I was squatting in the shade of a tree propping my bike up with one hand. “What a nice bike.” thought I, “I've seen this bike before— recently. I remember. I bought it sometime in the recent past. This is my bike. Cool.” I noticed that my right-hand brake/shift lever had twisted a bit on the handle bar, the front wheel was slightly untrue but rideable, and thought, “Well, it's time to go.” I have no idea how long I had been sitting there or how I, and my bike, made it to that tree, about ten yards from the path. I didn't see the squirrel. I have no recollection of mounting the bike, clicking into the pedals, or riding the three miles back to my work place. I do recall crossing the highway between the bike path and work because there was a car waiting at the light and I thought, “I won't have to stop and hit the button to get across.” The next memory was of pulling up to the bottom of the outside staircase that leads to my office. There were two girls sitting on the stairs and I said, “Pardon me ladies, I need to get through.” or words to that effect. They looked at me strangely then stood aside to let me pass. Being accustomed to strange looks from young women, I gave it no mind. One of them spoke, I thought, but I had no idea what she said.
In my office, I looked into the small wall mirror I keep there and understood the girls' strange look. There was blood streaming down the left side of my face from an abrasion on my cheek and more blood running down the right side from a cut where I had apparently bit through my upper lip. Kinda looked like one of those rubber Halloween fright masks. This all was news to me— I was very impressed. I patched myself up the best I could. About an hour later I had to dig a pick handle out of the storage room to use as a cane so that I could actually walk upright.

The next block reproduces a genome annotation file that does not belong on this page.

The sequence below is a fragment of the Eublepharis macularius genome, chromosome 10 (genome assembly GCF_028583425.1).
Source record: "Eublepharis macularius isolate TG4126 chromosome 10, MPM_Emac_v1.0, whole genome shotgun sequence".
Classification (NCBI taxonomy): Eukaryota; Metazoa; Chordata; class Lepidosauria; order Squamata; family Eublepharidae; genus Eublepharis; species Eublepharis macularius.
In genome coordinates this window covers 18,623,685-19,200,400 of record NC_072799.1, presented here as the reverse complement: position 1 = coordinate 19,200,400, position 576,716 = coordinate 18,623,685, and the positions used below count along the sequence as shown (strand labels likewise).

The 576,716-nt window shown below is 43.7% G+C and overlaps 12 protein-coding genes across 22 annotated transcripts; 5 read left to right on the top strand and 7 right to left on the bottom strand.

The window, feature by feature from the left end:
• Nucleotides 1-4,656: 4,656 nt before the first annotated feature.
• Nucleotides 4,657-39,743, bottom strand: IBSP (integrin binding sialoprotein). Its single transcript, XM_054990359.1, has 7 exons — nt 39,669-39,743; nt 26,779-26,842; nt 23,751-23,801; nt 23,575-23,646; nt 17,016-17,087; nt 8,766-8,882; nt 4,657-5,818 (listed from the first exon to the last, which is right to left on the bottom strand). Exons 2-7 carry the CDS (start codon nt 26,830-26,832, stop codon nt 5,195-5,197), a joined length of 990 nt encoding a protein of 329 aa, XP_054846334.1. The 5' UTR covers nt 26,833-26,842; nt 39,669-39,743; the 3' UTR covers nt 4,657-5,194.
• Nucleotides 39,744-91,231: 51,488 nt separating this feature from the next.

Later that day, while on the phone (I should've gone home, I guess, but apparently the concussion prohibited the making of wise decisions), I glanced at my helmet which happened to be on my desk and for the first time noticed the four large cracks radiating back from the left-front quarter. Until that point I was not even aware that I had struck my head in the crash. But, apparently, I had which might go a long way to explaining the 16-minute gap between the elapsed time and running (actual riding) time on the clock of my cycle computer. Sixteen minutes spent . . . sitting under the tree? . . . lying unconscious? . . . discussing the weather with passers-by?. . . trying to engage the squirrels in conversation? . . . who knows?
The butcher's bill: a respectable concussion, the effects of which I felt for a week; a massive, deep contusion on the left hip that resulted in my having to walk with a cane— when I felt like walking at all - for three weeks and a pronounced limp for a week more (I was solid purple on my left side from my knee to my shoulder); a bit-through right upper lip which resulted in a scar; abrasions on my left cheek, forehead, nose, chin, left forearm and knee. The good news: there was no damage to the bike, just a slightly tweaked lever, slightly out-of-true front wheel, and a minuscule scuff on the saddle. Except for the scuff, everything was easily repaired. The worst thing, of course, was two weeks off the bike, my longest time-off in living memory.
In my 27+ years of adult cycling I've had five crashes (not counting a couple mountain bike episodes). Two were a result of making stupid moves, one was because of an honest misjudgment, and two were complete, unavoidable surprises. What I now refer to as “The Squirrel Incident” is included in the latter category and was the worst of them. My remaining friends tell me I should have gone to the hospital. They were probably right.
Not a week earlier I remember thinking, “I'm just riding the bike path; the weather's getting warmer. Why do I need to wear my helmet? What can happen on the bike path? I should be feeling the wind through what's left of my hair and all that crap . . . yeah.” I know now that had I not been sporting my trusty Giro my brains would be decorating the bike path this very moment and I would be penning this account in some form of crude picture writing - maybe after a year of therapy. So boys and girls, remember, always wear your helmet when you ride `cause you just never know. And, oh yes, Beware the Squirrel!